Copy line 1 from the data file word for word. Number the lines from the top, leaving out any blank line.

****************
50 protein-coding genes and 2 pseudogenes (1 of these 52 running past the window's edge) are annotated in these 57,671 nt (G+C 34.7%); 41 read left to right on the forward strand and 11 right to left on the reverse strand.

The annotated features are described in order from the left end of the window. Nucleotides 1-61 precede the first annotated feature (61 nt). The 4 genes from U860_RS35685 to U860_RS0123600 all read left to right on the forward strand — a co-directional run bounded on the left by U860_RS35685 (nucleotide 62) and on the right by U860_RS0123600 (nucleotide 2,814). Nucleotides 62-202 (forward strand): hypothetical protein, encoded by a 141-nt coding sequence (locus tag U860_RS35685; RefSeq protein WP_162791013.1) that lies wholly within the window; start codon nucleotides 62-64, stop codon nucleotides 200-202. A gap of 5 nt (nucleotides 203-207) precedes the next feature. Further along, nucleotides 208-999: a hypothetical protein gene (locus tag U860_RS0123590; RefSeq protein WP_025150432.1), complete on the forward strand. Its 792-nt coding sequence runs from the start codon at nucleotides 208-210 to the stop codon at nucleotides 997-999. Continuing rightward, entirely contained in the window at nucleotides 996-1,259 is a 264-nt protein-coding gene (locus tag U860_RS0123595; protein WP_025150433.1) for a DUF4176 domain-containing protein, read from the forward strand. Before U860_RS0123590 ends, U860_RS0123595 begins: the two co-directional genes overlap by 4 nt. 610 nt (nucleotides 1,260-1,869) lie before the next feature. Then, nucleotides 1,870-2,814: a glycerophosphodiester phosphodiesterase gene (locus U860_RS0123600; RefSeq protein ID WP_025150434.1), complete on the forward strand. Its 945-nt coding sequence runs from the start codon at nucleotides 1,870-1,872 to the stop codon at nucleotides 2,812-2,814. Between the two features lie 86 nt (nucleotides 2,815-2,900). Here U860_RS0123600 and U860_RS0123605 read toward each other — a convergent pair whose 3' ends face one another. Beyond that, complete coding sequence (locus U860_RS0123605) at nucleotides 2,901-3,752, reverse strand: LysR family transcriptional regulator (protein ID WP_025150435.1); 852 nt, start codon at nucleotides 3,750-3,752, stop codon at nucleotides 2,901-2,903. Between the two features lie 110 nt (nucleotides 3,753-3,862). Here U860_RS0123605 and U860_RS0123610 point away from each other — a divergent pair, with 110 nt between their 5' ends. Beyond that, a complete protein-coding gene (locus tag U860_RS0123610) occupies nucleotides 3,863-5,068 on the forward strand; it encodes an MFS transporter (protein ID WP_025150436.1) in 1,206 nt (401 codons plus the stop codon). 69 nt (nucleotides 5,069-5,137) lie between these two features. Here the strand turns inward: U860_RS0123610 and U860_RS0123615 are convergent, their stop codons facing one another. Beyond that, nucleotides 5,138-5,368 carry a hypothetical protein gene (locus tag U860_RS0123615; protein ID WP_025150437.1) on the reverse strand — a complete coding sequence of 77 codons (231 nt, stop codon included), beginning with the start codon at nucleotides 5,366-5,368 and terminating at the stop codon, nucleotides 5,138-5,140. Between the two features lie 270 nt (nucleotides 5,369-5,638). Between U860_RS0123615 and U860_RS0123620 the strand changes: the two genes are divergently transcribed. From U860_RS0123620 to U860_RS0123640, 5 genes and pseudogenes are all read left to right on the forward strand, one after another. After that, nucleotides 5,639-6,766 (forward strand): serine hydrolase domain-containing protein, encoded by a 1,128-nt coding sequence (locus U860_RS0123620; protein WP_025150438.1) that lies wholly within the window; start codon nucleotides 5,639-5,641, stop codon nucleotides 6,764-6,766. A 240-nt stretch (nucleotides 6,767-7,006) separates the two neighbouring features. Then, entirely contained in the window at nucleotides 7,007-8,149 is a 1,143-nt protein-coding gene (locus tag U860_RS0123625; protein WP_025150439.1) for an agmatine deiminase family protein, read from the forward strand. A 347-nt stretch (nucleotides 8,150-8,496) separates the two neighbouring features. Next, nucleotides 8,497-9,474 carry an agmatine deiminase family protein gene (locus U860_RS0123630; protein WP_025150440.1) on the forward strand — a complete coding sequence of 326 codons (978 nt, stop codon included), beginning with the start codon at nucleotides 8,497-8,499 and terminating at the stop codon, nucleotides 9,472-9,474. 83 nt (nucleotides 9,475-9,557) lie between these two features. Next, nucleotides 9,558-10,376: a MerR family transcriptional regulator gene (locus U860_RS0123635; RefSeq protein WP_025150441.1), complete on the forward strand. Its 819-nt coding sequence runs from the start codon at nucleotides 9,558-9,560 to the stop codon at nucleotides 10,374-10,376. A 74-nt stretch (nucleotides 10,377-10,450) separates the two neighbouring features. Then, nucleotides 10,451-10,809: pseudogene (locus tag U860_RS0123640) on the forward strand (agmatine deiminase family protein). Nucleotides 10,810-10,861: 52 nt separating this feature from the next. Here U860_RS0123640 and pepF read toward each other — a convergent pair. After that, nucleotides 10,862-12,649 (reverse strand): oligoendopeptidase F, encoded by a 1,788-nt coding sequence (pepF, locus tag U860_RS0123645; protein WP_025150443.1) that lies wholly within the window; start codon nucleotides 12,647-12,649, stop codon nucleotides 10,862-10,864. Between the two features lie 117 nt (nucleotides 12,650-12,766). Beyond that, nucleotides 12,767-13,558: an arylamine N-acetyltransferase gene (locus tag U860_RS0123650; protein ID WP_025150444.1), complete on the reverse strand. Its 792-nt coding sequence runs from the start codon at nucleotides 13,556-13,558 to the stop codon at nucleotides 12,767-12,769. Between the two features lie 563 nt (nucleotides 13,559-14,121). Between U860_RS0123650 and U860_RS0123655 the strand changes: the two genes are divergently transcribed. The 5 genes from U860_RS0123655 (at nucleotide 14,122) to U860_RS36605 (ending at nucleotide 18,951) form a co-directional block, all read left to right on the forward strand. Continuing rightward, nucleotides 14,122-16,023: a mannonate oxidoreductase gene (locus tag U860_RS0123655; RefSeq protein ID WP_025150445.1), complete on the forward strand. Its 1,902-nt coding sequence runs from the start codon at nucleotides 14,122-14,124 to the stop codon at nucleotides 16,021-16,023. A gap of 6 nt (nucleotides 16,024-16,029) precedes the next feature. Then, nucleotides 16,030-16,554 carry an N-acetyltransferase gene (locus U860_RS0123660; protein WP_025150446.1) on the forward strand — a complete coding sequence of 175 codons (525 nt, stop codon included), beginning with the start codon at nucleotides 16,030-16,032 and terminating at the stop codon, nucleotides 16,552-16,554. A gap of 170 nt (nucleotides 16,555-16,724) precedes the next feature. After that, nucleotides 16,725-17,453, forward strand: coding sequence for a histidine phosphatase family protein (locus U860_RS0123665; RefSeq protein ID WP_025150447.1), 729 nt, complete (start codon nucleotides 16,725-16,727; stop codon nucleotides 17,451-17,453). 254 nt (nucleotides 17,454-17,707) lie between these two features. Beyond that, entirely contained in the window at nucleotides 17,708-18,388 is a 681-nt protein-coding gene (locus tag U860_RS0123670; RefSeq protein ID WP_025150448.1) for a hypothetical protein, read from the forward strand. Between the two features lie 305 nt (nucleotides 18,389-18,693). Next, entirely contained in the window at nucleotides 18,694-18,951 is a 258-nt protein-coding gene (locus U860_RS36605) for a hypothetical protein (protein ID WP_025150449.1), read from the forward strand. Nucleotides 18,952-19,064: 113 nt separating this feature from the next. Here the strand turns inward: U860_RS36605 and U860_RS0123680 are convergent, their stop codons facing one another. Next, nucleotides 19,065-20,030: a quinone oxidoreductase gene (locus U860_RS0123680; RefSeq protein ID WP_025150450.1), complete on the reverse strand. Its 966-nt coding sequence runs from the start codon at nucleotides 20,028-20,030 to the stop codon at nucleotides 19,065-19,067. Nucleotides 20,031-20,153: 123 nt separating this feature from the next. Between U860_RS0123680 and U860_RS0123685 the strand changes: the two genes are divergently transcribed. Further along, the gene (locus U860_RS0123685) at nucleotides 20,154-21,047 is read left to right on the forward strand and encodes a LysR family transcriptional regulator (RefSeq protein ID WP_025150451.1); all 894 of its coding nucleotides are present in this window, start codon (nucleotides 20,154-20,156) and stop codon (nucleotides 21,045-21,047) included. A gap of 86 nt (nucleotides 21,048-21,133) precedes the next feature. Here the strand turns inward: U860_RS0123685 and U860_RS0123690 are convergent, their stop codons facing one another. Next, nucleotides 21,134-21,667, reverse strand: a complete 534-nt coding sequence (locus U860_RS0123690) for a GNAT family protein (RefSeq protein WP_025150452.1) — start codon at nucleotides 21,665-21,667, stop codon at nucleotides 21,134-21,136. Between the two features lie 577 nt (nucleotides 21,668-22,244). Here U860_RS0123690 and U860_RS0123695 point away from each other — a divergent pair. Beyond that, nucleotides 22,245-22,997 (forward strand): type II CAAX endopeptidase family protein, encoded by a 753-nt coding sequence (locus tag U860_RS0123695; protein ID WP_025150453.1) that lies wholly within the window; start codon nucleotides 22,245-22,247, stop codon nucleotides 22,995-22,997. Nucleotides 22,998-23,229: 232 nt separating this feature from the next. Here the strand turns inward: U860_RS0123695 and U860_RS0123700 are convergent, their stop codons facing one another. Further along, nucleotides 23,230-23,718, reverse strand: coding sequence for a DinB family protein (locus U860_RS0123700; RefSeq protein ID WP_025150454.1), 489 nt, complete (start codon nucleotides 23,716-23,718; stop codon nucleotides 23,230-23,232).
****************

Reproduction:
50 protein-coding genes and 2 pseudogenes (1 of these 52 running past the window's edge) are annotated in these 57,671 nt (G+C 34.7%); 41 read left to right on the forward strand and 11 right to left on the reverse strand.